It was like Hank imagined surf might be. The creek was wave after wave of white water followed by the black dirt and branches that it stirred and tore up, overflowing its banks higher than Hank ever saw it run before.
"Dinah! You hear me, girl?"
He heard nothing from her.
Across the creek her tent was gone, replaced by foaming water and tossed debris.
The rain stopped as quick as it started, and Hank was wet through and through. He didn't care.
"Dinah? Where are you?"
Hank never felt so scared than when he looked downstream and saw shreds of Dinah's tent on the cottonwoods there.
He saw waterlogged parts of books in that deadly mean old creek. He saw clothes snagged on boulders. It was too much.
Hank went down the rock and dirt path, sliding in deep mud most of the way.
The creek was already lower, but Hank was as upset as a treed mountain lion he saw once.
He spit out Dinah's name as he searched along the creek downstream, picking at her things, but leaving them where they were. He didn't want to find things, he wanted to find her.
Hank's galoshes filled with muddy water while he criss-crossed the creek, shouting 'til he had no voice left.
He hated himself for not insisting she stay farther away from that mountain creek.
He could've made her stay by his cabin so he could be like a protector, not some old mountain man nobody listened to.
"H-Hank?" The voice was so quiet under the mudslides still falling into the creek, Hank almost didn't hear it.
He whispered, "Dinah?" and went that direction.
"Hank?" Dinah's voice was so afraid he barely knew it. "Hank?"
Dinah was clinging to the trunk of a tree, her arms and legs wrapped around it.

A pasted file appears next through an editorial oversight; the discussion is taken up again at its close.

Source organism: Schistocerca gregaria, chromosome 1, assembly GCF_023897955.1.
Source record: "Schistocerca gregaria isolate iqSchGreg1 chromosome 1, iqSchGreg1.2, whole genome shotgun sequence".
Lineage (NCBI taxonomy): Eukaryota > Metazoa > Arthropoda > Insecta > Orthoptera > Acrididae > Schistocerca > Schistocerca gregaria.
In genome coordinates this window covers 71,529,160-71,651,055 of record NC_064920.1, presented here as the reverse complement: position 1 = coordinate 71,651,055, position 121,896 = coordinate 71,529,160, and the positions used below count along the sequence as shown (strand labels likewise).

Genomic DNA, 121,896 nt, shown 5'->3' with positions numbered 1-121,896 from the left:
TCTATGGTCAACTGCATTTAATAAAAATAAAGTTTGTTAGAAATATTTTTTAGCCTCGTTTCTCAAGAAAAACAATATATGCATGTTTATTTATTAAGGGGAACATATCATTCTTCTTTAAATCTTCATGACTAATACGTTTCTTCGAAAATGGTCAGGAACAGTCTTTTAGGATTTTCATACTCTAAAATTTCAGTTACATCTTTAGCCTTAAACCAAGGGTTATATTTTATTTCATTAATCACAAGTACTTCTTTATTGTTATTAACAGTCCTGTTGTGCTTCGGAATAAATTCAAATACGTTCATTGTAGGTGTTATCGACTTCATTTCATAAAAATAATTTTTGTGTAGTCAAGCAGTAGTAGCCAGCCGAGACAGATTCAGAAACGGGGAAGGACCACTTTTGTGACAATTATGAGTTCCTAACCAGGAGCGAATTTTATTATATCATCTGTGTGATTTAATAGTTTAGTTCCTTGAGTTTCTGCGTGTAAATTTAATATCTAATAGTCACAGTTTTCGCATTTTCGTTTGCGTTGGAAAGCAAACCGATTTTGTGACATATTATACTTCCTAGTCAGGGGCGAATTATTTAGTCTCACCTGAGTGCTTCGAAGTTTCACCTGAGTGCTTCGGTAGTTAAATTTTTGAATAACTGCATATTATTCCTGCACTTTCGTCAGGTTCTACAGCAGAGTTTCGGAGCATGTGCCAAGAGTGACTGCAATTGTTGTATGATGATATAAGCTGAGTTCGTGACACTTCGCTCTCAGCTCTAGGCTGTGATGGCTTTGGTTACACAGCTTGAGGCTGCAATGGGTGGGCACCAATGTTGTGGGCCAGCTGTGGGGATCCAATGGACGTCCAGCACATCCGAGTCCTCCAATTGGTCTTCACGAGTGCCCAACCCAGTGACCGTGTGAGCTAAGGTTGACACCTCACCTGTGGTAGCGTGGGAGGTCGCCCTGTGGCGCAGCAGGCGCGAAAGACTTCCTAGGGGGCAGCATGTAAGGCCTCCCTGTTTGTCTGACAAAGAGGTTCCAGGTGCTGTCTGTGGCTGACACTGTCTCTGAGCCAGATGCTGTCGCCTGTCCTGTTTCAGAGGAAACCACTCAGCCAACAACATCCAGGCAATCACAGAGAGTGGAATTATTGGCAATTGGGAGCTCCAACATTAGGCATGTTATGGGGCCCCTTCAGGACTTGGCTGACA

She was shivering and looked even smaller, a soaking wet shadow of a little girl saying his name.
Hank muttered, "You're not gone. The creek didn't getcha."
Somehow, he picked her up and carried to his cabin.
She was silent a long time.
Hank didn't know what to say but, "It's okay, it's okay, it's okay." He made coffee. She never said a word, wrapped warm and dry in his Pendleton. She was silent a long time. Then she said, "It's a terrible creek. It took everything I own but me!"
Hank was uncomfortable when she sobbed and unsure what would happen next.
At least Hank was warm by the time Dinah finished crying.
He'd changed clothes in the little loft that served as his bedroom.
Now he drank coffee, sitting next to his distant cousin.
Neither of them spoke.
Hank knew their friendship was something he hadn't had in a long time. But he couldn't keep her in his tiny cabin. Maybe he could send for another "Lincoln Log" cabin to put together for her, back in that little meadow behind the pinon trees.
But would she stay around long enough for that?
A tent might be first in order.
Still, would a spirited and fiercely independent girl accept his help?
Then Hank came to feelings that lurked behind his logic.
He was a lonely old man before Dinah arrived, and he hadn't even known it.
Now he wanted her to stay and...and do what? Entertain him with her highjinks?
She almost drowned, and was as low as people get. Hank had to know his own heart before he thought about hers.
He had to put his new-found loneliness aside, and see what he could really do for Dinah.
That flash flood caused more damage than he thought.
Hank now knew he wanted her to stay because he was in love with her.
He was also sure she wouldn't stay more time than it took her to find a ride back to her city.
He was more gruff than ever when he refilled Dinah's coffee cup.
But if Dinah had looked at Hank, she would've seen that his eyes were full of unshed tears.